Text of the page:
Then, this morning, driving to work, I suddenly realized that the song “I Want A New Drug” was in my head. Another Huey Lewis song? In two days?

I haven’t listened to Huey Lewis since I was in ninth grade. Which goes without saying, really. Nobody has listened to Huey Lewis since they were in ninth grade. I don’t care if you’re 80 years old, the last time you listened to Huey Lewis was when you’re in the ninth grade.

I didn't catch a snippet of them on the radio while shopping at Bed, Bath and Beyond or something. I don't listen to KOST 103 or whatever station would play Huey Lewis, I don't even know. I haven't heard them.

I want a new drug… One that won’t make me sick…

What the hell is going on? It can’t just be me. My brain just doing that. Not possible.

Is it aliens? The CIA? VH-1? What do these messages mean?

Friday, November 04, 2005

little green bag

Wednesday, November 02, 2005

Enter If You Dare

Spent Halloween enjoying what used to be one of my favorite Halloween experiences: a haunted house.

Obviously I don't mean a literal house that's haunted, but a temporary labyrinth for the innocent to walk cautiously through, filled with darkness and atmosphere and good solid screams. As a child, I loved them. Netherworlds of unknown terrors surrounded by benign suburbia. There's something ingenious about them; portals to a whole different world, contained in a confined space. It's what I still appreciate about Disneyland, despite the whole corporate Big Brother police state aspect of it. When I was growing up there was one haunted house in my area that I always heard about, but never found, which supposedly had six floors and if you made it all the way to the top floor you got your money back. Looking back, it seems a bit dubious... but at the time it was legend.

I built a haunted house in my home every Halloween. One year, I did aliens - the best effect was a small sponge alien that crawled across the floor with the help of some thread. When I was in sixth grade I broke my leg and was confined to a body cast - hence, a mummy theme.

This gave way to a different passion when my dad brought home a new toy for my seventh grade Halloween party - a rented video camera. In a sense, you could say that my passion for making haunted houses became my passion for making movies. I wrote a 45-page take on Frankenstein, "The Creation", that took several days to film. My dad was one of three people to portray the Frankenstein monster at various points in the movie. I edited it with two VCRs and the "audio dub" function that really old units had. I utilized only the finest music for the soundtrack: Mick Jagger's theme song for "Ruthless People" and some choice cuts from Bruce Willis' "Return of Bruno" album. Classic horror fare.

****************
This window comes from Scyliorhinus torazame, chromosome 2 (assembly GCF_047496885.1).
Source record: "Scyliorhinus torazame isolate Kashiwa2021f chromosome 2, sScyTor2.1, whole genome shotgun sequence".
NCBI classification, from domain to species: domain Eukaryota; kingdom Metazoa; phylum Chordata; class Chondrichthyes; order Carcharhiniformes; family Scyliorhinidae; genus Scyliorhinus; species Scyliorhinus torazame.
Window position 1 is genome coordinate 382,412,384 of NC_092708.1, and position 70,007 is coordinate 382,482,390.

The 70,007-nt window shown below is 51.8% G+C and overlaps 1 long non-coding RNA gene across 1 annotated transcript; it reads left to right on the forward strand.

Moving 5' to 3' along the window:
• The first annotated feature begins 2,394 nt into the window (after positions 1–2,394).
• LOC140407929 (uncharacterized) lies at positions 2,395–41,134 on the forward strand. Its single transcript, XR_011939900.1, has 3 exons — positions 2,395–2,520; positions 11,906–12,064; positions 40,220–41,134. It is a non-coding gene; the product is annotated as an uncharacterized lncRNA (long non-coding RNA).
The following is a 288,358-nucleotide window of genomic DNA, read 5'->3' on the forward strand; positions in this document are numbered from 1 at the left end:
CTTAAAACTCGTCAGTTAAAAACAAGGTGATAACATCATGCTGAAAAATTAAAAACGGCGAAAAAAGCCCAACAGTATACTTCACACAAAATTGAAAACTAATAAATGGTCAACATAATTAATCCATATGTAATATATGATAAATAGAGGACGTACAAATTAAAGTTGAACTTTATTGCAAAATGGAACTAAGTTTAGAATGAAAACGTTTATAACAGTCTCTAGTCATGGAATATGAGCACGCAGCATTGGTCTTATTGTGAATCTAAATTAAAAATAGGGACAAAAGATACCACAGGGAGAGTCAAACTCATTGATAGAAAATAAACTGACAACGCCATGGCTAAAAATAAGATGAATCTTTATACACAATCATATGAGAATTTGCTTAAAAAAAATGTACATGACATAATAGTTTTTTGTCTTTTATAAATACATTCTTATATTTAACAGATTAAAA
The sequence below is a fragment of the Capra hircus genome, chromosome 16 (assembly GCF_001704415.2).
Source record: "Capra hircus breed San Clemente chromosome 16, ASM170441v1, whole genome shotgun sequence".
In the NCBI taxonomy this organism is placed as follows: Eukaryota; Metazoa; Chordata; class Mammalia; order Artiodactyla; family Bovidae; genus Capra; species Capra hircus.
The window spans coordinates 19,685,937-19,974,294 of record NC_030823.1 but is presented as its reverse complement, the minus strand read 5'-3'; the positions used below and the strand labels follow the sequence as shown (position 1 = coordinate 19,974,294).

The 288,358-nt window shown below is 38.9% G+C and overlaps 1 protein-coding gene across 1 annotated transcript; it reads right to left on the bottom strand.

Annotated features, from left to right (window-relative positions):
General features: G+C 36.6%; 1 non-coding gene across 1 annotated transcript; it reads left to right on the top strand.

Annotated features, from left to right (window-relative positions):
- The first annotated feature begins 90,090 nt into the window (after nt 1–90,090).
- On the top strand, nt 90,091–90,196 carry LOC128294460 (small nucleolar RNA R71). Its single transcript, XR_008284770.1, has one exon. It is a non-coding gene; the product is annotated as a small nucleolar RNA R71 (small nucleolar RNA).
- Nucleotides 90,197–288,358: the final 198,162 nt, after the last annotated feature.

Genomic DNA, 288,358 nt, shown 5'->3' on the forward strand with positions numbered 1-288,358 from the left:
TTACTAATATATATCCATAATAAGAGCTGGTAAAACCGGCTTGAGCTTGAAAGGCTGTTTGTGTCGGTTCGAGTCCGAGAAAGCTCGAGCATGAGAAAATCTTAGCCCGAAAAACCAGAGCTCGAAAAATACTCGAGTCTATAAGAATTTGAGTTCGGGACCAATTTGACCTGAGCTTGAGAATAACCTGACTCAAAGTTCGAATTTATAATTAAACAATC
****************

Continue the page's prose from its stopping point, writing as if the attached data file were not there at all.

So when I returned to the world of haunted houses as an adult, many years later, I made a discovery. "Wait a minute - haunted houses SUCK!" They're mostly unimaginative mazes of plywood walls with strobe effects and teenagers in rubber masks, waving plastic knives or chainsaws with no chain on them. No atmosphere, no aura. No portal to another world.

The haunted house we visited on Monday didn't cost money to go through. It only existed for a few days before Halloween to entertain locals and trick-or-treaters. It was normally someone's front lawn, converted into a rather busy cemetery. After walking up the driveway, you turn along the front of the house, and then back down the other side.

But make no mistake - this was a serious effort. We're in LA, after all - the land that takes the artificial and superficial to new heights. There were so many details it took about twenty minutes to go through and see it all. No human performers - it was all animatronics and lighting effects: a skeleton playing a harp in the living room window, eerie glow on a pale nun's face chanting by candlelight, dancing lights in the fog and faces carved in the trees, ghostly figures with no legs pacing among the headstones, fireflies dancing around a tomb with an unearthly glow deep inside. For thirty-three years this house has been host to a Halloween spectacle. We immediately assumed the person behind it all was in the film industry, but instead of the obvious (lighting or construction), it turns out he does sound work. Which made sense - the whole experience was an aural odyssey. Latin chants, ghoulish howls, distant music, otherworldly drones.

Normally it's disappointing to live here during the autumn. I miss it - the colors, the trees, the cool brisk air that whispers of snow, the sweet aroma of rotting leaves on the ground, the deliciously carcinogenic smell of burning leaf piles, the cornfields and barns saying "This is our time," the sense of the whole world bracing for winter, apple orchards, actual pumpkin patches, actual trick-or-treaters. But LA knows how to put on a show. It may not have had six floors and a money-back offer, but it was the stuff of legend.